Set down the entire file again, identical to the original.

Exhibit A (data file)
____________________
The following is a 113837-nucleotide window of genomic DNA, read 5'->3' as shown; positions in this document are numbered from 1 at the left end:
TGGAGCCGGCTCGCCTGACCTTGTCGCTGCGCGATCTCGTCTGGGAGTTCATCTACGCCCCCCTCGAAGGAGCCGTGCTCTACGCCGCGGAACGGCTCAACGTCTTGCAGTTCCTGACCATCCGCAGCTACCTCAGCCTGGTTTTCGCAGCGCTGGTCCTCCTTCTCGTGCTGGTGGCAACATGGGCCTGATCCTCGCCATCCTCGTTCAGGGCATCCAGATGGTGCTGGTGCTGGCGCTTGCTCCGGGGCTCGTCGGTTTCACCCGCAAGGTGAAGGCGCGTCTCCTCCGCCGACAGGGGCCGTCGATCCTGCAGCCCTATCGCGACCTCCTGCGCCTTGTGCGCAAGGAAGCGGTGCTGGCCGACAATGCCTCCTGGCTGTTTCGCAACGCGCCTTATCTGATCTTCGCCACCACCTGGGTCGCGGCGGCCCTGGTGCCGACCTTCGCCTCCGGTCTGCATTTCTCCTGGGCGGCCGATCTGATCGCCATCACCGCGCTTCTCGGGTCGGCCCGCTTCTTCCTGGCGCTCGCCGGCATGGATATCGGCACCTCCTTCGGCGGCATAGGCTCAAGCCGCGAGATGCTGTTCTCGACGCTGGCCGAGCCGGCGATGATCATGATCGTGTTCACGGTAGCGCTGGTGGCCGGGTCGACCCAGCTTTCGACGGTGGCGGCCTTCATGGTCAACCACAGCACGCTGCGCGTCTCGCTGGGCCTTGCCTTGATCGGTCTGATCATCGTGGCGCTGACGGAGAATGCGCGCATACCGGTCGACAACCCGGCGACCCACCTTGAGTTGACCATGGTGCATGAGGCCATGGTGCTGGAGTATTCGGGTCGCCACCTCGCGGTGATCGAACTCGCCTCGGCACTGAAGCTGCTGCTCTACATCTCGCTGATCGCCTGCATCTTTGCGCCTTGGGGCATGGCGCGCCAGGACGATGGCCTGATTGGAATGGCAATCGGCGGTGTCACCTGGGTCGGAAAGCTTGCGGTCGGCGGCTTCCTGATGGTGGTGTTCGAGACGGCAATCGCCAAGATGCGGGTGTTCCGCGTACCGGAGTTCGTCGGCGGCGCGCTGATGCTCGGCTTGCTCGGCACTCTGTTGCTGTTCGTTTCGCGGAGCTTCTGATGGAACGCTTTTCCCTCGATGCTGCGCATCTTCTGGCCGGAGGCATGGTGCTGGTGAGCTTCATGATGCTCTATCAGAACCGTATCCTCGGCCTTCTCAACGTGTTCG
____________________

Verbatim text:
The following is a 113837-nucleotide window of genomic DNA, read 5'->3' as shown; positions in this document are numbered from 1 at the left end:
TGGAGCCGGCTCGCCTGACCTTGTCGCTGCGCGATCTCGTCTGGGAGTTCATCTACGCCCCCCTCGAAGGAGCCGTGCTCTACGCCGCGGAACGGCTCAACGTCTTGCAGTTCCTGACCATCCGCAGCTACCTCAGCCTGGTTTTCGCAGCGCTGGTCCTCCTTCTCGTGCTGGTGGCAACATGGGCCTGATCCTCGCCATCCTCGTTCAGGGCATCCAGATGGTGCTGGTGCTGGCGCTTGCTCCGGGGCTCGTCGGTTTCACCCGCAAGGTGAAGGCGCGTCTCCTCCGCCGACAGGGGCCGTCGATCCTGCAGCCCTATCGCGACCTCCTGCGCCTTGTGCGCAAGGAAGCGGTGCTGGCCGACAATGCCTCCTGGCTGTTTCGCAACGCGCCTTATCTGATCTTCGCCACCACCTGGGTCGCGGCGGCCCTGGTGCCGACCTTCGCCTCCGGTCTGCATTTCTCCTGGGCGGCCGATCTGATCGCCATCACCGCGCTTCTCGGGTCGGCCCGCTTCTTCCTGGCGCTCGCCGGCATGGATATCGGCACCTCCTTCGGCGGCATAGGCTCAAGCCGCGAGATGCTGTTCTCGACGCTGGCCGAGCCGGCGATGATCATGATCGTGTTCACGGTAGCGCTGGTGGCCGGGTCGACCCAGCTTTCGACGGTGGCGGCCTTCATGGTCAACCACAGCACGCTGCGCGTCTCGCTGGGCCTTGCCTTGATCGGTCTGATCATCGTGGCGCTGACGGAGAATGCGCGCATACCGGTCGACAACCCGGCGACCCACCTTGAGTTGACCATGGTGCATGAGGCCATGGTGCTGGAGTATTCGGGTCGCCACCTCGCGGTGATCGAACTCGCCTCGGCACTGAAGCTGCTGCTCTACATCTCGCTGATCGCCTGCATCTTTGCGCCTTGGGGCATGGCGCGCCAGGACGATGGCCTGATTGGAATGGCAATCGGCGGTGTCACCTGGGTCGGAAAGCTTGCGGTCGGCGGCTTCCTGATGGTGGTGTTCGAGACGGCAATCGCCAAGATGCGGGTGTTCCGCGTACCGGAGTTCGTCGGCGGCGCGCTGATGCTCGGCTTGCTCGGCACTCTGTTGCTGTTCGTTTCGCGGAGCTTCTGATGGAACGCTTTTCCCTCGATGCTGCGCATCTTCTGGCCGGAGGCATGGTGCTGGTGAGCTTCATGATGCTCTATCAGAACCGTATCCTCGGCCTTCTCAACGTGTTCG